Report: Chinese Border Police Install Spyware on Visitors’ Phones

A group of pedestrians looks at their mobile phone as they ride an escalator to cross an overpass in Beijing on June 13, 2019. - Inflation in China rose to its highest level in more than a year in May driven by surges in pork and fruit prices caused by …
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The UK Guardian reported on Tuesday that border police in the Chinese province of Xinjiang, home of the oppressed Uighur Muslims, are installing secret surveillance apps on the smartphones of travelers who enter the region and raiding those phones for personal information.

The Guardian worked with other international media organizations to explore the treatment given to visitors from Kyrgyzstan when they cross the border into Xinjiang:

Border guards are taking their phones and secretly installing an app that extracts emails, texts and contacts, as well as information about the handset itself.

Tourists say they have not been warned by authorities in advance or told about what the software is looking for, or that their information is being taken.

The investigation, with partners including Süddeutsche Zeitung and the New York Times, has found that people using the remote Irkeshtam border crossing into the country are routinely having their phones screened by guards.

The Chinese government targets Kyrgyzstan for extra scrutiny because Uighur Muslims often attempt to flee there. The Chinese claim Uighur terrorists maintain training camps in the mountainous region of Kyrgyzstan near the border.

The spyware installed by Chinese agents reportedly ransacks cell phones for personal information and scans for any content deemed “problematic” by the Chinese Communist Party – a very long list of forbidden subjects that could get the unsuspecting traveler flagged for even more intensive surveillance, arrested, or sentenced to the infamous detention camps of Xinjiang:

Analysis by the Guardian, academics and cybersecurity experts suggests the app, designed by a Chinese company,searches Android phones against a huge list of content that the authorities view as problematic.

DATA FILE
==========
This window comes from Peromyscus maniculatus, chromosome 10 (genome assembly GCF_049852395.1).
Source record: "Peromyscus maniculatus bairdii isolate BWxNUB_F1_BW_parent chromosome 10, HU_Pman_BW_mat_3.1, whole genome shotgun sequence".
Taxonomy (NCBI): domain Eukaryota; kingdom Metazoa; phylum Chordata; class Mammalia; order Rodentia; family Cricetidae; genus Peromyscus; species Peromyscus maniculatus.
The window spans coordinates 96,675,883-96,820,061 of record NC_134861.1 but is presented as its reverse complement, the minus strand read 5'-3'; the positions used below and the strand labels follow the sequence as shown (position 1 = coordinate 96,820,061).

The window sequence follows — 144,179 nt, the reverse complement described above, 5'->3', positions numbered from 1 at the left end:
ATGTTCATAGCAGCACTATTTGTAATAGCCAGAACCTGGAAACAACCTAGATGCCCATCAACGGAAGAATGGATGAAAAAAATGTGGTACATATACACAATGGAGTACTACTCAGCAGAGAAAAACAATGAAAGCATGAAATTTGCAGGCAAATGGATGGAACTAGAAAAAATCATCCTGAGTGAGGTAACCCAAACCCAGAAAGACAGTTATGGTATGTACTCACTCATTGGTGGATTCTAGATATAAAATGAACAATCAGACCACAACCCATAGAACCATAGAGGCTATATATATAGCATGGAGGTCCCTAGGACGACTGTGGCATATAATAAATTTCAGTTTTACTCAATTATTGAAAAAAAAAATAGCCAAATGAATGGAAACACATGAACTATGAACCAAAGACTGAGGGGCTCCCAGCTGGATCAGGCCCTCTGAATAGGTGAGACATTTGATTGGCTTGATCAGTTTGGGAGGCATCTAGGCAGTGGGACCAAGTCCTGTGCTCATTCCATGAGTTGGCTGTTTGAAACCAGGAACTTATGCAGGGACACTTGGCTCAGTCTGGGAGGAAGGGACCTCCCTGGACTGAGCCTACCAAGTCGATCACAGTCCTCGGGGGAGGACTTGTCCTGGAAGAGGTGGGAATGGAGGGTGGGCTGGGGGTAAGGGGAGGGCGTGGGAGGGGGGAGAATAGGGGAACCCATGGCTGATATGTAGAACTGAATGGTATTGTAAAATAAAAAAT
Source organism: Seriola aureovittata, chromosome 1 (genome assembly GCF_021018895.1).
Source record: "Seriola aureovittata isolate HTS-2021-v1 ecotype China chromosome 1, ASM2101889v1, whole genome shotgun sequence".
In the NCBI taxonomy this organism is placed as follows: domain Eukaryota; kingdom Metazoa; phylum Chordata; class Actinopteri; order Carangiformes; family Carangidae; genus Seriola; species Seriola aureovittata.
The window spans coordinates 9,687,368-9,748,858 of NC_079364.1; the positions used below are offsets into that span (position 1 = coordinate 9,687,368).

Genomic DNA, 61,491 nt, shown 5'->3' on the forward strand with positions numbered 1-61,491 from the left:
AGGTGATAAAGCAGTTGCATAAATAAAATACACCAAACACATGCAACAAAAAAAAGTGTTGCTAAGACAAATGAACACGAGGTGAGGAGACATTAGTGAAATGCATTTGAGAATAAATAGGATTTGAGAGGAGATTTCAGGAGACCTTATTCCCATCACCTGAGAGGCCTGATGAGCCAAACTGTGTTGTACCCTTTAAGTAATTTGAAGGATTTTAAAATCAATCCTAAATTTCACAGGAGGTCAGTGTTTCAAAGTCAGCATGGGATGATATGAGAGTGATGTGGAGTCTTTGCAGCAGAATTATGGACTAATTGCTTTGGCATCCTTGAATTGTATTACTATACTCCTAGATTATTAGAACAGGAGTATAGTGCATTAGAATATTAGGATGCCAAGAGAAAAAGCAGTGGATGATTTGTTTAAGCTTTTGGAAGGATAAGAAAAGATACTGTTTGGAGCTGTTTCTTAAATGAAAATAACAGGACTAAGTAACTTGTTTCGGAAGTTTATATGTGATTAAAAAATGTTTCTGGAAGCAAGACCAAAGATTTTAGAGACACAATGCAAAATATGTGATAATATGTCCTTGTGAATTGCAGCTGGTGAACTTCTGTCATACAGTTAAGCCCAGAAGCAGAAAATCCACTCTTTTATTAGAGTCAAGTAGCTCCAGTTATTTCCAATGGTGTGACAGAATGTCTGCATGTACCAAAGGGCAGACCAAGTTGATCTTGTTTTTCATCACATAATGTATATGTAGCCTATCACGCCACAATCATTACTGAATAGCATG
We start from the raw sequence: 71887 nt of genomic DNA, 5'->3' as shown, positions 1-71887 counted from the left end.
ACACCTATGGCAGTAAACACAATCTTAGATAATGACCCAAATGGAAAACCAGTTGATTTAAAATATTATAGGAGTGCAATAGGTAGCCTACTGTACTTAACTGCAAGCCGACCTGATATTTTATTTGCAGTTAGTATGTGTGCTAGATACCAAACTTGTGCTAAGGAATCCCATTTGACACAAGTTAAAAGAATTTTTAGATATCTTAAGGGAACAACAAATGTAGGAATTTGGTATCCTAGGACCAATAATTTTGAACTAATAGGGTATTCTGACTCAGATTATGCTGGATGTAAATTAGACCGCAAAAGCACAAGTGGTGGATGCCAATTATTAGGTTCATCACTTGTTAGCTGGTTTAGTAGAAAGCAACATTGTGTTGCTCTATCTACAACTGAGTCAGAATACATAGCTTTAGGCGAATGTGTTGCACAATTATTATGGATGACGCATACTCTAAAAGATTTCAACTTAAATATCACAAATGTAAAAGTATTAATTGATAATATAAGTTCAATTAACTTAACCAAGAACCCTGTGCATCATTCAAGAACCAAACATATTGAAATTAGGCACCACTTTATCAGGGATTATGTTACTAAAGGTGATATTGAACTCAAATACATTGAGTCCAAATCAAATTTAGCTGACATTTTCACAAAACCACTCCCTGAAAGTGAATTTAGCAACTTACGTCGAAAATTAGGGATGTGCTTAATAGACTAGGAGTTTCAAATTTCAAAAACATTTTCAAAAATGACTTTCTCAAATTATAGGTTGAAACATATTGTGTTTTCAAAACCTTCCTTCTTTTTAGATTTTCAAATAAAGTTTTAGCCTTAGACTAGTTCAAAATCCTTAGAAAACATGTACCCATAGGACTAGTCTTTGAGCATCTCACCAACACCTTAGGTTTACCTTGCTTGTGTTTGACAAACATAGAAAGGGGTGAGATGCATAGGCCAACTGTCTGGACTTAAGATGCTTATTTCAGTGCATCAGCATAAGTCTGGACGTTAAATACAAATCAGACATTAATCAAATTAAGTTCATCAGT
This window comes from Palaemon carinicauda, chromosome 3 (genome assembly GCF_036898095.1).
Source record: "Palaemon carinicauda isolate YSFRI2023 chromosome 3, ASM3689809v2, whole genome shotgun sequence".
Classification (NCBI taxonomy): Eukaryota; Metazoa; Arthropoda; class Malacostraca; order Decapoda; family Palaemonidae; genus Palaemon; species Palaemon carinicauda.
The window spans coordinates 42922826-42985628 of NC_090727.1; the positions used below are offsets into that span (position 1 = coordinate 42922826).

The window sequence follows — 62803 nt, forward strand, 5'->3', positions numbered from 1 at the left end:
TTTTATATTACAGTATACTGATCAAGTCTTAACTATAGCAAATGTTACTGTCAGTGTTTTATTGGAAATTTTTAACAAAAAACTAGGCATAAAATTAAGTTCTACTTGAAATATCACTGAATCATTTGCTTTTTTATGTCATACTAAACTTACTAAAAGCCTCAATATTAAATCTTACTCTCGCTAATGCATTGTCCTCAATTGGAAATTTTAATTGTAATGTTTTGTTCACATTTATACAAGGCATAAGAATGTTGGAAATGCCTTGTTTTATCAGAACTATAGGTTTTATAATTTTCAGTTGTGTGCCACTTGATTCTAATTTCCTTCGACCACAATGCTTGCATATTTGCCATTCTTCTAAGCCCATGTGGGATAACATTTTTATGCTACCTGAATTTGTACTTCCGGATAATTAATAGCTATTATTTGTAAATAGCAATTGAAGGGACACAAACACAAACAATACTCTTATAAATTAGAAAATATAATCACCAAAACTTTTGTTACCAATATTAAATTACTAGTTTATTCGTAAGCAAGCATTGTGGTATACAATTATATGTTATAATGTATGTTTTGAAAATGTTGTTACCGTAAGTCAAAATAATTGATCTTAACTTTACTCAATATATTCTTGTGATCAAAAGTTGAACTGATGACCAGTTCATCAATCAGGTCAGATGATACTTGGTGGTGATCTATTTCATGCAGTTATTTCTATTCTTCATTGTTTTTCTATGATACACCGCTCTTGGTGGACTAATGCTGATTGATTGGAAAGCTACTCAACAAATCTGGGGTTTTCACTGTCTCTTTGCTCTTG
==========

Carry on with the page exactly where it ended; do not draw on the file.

This includes a variety of terms associated with Islamist extremism, including Inspire, the English-language magazine produced by al-Qaida in the Arabian Peninsula, and various weapons operation manuals.

However, the surveillance app also searches for information on a range of other material – from fasting during Ramadan to literature by the Dalai Lama, and music by a Japanese metal band called Unholy Grave.

Another file on the list is a self-help manual by the American writer Robert Greene called The 33 Strategies of War.

The 33 Strategies of War is a book that essentially applies the lessons taught in Chinese philosopher Sun Tzu’s legendary The Art of War to business situations and the challenges of everyday life, illustrating its points with anecdotes about leaders and celebrities from around the world and across history who have exemplified Sun Tzu’s strategies. Chinese security might see the book as an effort to appropriate or trivialize history, the study of which the Communist Party tightly controls, or they might be concerned about the book’s references to counterterrorism strategy.

Forbes noted the app searches for more than 70,000 targeted files. One of them is the Quran, the holy book of Islam. 

The spy program is capable of extracting the user name of the phone’s owner from other applications installed on the device, which would help Chinese agents penetrate their online accounts. Among the applications it searches for are Virtual Private Network (VPN) tools, often employed to evade Internet censorship by authoritarian regimes like China, and encrypted communications software such as WhatsApp.

The Guardian spoke with a traveler who said his phone was confiscated without warning or explanation and taken to a separate room so the spy program could be installed once he complied with demands to unlock the device. He had been advised by his travel agency that his phone would probably be tampered with, but he expected something along the lines of GPS tracking software, a possibility he found less alarming because every inch of Xinjiang is already blanketed with electronic surveillance.

The surveillance app appears on infected phones with a default icon and a name in Chinese that roughly translates to “bees collecting honey,” which suggests the designers at least had a sense of humor. According to travelers the Guardian and its partners interviewed, the Chinese police do not always remove the app when visitors depart Xinjiang. 

Forensic experts were unable to determine exactly what the Chinese do with the information looted from phones by the spyware app and uploaded to a server at the border control office. CNN reported on Wednesday that the Chinese Foreign Ministry claimed it has “never heard of” the Xinjiang spyware program.

It remains to be seen how various other governments will respond to the revelation that China’s “mass and unlawful surveillance,” as Human Rights Watch called it, has been extended to foreign nationals. Governments preparing to do business with China for 5G wireless Internet technology would do well to ponder this latest demonstration of how little the Chinese Communist Party respects data privacy, including the privacy of foreigners, and remember that all Chinese companies are required by law to cooperate fully and quietly with Communist intelligence agents.

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